It's probably fair to say that had you walked into a betting shop yesterday morning and asked for odds on Williams locking out the front row of today's the Austrian Grand Prix you would, after a few odd looks, finally have been given some odds. After all, based on the recent race in Montreal the Grove outfit is enjoying a resurgence.
However, had you asked for odds on some of the other grid positions - Vettel thirteenth, and not due to a penalty or Lewis Hamilton ninth - there is a chance they would either have called for the police, doubting your sanity, or come to the conclusion that you were part of a particularly brazen scam betting syndicate.
Honestly, look at that grid, it's like the positions were arrive at by picking the names out of a hat.
All of which means we could be in for an afternoon of rollercoaster entertainment, assuming Charlie Whiting and his pals don't get too overenthusiastic in terms of track limits.
A couple of hours before the race, Charlie Whiting issued the following:
"During the race, any driver leaving the track on the exit of Turn 8 who appears to have gained a clear and lasting advantage by doing so, will be reported to the stewards. We would not, for example, expect a driver who left the track on the exit of Turn 8 to attempt to pass a driver in front of him into Turn 1.
"Furthermore, any drivers who repeatedly leave the track on the exit of Turn 8 will also be reported to the stewards. Drivers are reminded that if they leave the track they may re-join but only if they do so safely and without gaining any lasting advantage."
Whilst we do agree that there need to be limits and that these must be imposed, we cannot help but feel that here - as opposed to somewhere like Spa Francorchamps - some drivers have little choice.
The disallowing of 11 drivers' times during yesterday's qualifying session - and yes the drivers had been warned - made it difficult to keep track, a similar situation today could further alienate fans, not just in terms of the penalties handed out during the race but the possibility of the final result not being known until hours afterwards.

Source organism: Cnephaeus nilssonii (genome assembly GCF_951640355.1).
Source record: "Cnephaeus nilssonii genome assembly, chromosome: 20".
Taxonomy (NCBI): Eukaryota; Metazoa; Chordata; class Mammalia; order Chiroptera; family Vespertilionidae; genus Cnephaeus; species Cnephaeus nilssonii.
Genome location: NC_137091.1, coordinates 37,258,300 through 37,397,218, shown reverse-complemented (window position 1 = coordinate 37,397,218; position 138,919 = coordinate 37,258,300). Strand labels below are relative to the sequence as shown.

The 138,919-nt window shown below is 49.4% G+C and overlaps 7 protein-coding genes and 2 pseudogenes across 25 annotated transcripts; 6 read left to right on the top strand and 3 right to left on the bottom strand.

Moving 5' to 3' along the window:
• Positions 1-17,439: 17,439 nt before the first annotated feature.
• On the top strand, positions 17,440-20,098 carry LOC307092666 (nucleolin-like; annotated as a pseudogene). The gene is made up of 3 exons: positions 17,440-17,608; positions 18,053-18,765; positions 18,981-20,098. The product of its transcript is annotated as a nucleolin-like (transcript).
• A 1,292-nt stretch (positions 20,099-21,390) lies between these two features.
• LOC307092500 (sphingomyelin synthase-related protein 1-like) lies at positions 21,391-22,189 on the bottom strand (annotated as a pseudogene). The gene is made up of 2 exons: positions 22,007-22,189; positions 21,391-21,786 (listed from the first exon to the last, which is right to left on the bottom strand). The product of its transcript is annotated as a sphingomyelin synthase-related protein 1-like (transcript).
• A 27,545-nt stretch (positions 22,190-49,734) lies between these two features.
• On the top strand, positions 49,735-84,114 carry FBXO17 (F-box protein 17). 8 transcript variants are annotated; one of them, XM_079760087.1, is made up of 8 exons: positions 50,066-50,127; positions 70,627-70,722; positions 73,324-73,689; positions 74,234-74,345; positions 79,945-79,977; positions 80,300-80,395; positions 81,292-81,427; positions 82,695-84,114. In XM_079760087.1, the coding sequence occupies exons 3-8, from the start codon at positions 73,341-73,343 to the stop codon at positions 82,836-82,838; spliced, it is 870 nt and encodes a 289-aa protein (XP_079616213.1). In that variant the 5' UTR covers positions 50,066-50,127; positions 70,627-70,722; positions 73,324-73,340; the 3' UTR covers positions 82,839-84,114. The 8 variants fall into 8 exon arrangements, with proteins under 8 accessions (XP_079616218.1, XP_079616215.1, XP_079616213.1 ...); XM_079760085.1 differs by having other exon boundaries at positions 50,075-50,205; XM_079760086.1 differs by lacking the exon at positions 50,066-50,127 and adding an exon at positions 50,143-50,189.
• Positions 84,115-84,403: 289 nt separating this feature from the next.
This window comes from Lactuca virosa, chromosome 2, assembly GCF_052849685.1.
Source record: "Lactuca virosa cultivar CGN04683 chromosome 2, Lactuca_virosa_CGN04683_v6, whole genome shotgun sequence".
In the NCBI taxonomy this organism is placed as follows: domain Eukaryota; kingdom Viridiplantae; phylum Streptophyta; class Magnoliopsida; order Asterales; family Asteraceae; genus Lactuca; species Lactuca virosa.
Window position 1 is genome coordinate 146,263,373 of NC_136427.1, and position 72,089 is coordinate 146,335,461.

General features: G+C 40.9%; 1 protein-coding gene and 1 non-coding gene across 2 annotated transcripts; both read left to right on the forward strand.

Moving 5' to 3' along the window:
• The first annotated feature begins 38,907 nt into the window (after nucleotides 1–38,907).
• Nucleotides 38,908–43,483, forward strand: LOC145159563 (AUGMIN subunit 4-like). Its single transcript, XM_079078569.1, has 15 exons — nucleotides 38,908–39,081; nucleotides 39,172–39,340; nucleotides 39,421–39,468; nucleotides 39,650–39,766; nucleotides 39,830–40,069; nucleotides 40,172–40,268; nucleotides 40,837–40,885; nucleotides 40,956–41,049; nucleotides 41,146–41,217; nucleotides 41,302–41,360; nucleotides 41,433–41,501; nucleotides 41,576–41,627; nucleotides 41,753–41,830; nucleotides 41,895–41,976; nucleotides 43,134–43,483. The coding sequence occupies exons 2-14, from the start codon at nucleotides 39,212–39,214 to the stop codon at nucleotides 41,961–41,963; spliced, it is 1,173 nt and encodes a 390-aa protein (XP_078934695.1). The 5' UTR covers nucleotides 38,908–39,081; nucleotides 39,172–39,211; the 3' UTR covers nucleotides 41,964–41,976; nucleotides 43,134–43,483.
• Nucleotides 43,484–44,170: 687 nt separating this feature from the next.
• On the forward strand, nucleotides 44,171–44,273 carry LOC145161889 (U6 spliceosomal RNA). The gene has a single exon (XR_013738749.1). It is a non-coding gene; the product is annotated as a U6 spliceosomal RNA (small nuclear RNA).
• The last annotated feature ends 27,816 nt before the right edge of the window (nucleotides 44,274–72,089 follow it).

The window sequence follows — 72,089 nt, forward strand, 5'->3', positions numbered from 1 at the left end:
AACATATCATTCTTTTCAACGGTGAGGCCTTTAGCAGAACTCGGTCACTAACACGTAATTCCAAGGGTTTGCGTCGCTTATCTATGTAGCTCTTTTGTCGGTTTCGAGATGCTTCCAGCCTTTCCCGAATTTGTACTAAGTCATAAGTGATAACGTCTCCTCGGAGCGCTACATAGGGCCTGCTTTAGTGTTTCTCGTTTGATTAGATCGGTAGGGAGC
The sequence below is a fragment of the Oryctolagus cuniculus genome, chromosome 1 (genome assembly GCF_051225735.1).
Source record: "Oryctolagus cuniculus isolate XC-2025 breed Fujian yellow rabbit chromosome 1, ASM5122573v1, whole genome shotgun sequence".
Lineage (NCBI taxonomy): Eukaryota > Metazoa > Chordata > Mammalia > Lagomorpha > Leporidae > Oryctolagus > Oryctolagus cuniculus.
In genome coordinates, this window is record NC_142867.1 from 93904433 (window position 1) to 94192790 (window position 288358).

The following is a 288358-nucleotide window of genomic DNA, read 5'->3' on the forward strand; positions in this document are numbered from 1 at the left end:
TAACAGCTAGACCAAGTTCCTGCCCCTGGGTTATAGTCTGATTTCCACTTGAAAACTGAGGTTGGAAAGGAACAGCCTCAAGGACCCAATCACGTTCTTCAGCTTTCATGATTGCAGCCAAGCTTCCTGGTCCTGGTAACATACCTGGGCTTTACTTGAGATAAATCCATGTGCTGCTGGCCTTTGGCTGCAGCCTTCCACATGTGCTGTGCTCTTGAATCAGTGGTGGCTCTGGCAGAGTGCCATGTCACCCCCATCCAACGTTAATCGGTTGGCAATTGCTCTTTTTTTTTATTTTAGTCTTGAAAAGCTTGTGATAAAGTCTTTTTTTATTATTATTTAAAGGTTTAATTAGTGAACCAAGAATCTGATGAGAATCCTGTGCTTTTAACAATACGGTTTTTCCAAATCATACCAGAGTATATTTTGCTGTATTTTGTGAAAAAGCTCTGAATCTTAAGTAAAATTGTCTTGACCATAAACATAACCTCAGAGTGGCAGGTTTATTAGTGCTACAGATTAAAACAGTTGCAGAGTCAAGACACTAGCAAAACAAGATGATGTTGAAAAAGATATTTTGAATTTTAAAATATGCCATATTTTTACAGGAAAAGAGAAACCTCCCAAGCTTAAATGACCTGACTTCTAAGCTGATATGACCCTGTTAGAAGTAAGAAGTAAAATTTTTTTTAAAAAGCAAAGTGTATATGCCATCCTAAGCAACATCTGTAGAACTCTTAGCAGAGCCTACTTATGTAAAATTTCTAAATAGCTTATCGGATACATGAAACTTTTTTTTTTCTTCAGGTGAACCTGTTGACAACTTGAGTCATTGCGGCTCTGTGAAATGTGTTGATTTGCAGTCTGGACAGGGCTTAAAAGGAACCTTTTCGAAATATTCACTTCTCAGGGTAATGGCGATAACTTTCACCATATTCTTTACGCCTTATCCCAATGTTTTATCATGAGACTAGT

Then again, in light of the titanium skid plates idea on Friday, standing starts following red flags and some of the other proposals for "improving the show" the sillier it gets the less surprised we should be.
Speaking on Friday, Hamilton said that pole isn't that important here, mainly due to the long straight leading to T2. However, there can be no doubt that when he said that he imagined a worst case scenario of starting from second, maybe even third, not from the fifth row.
The weather gods are highly unlikely to have a say in today's race, instead it all looks likely to come down to tyre strategy and management and self-control on the part of the drivers.
From the opening moments of FP1 on Friday we've seen drivers paying the price for their over enthusiasm, for their failure to treat this track with the respect it deserves. Today, in the heat of battle, the odds will be raised so much higher.
That said, a number of drivers will have to throw a certain amount of caution to the wind, none more so than Hamilton who is already trailing his teammate by 22 points. Heading towards his home Grand Prix, the Briton really doesn't want to see that gap expand.
Then there's Sebastian Vettel, already losing further ground to his teammate and in serious danger of dropping further down the standings.
Still smarting from his Montreal penalty, which means he starts from 16th today, watch out for Sergio Perez, who will be even more fired up by the sight of (Canada nemesis) Felipe Massa starting from pole.
A two-stop strategy is the most likely course today, but a one-stop theoretically the quickest: start on supersofts, then change to softs on lap 18. However, with overtaking difficult, a two-stop strategy could provide opportunities to gain track position.
A two-stop strategy is: start on supersofts, change to softs on lap 13 and softs again on lap 42. A soft-soft-supersoft strategy, with the changes on laps 29 and 58, could also work, for those starting further down the grid.
It's believed that Williams is going to suffer with its tyres today, while it is strong on shorter runs on the longer runs the FW36 encounters unusually high wear at the rear. It remains to be seen how the Grove outfit deal with this, though we wouldn't be surprised to see one driver ride shotgun for the other.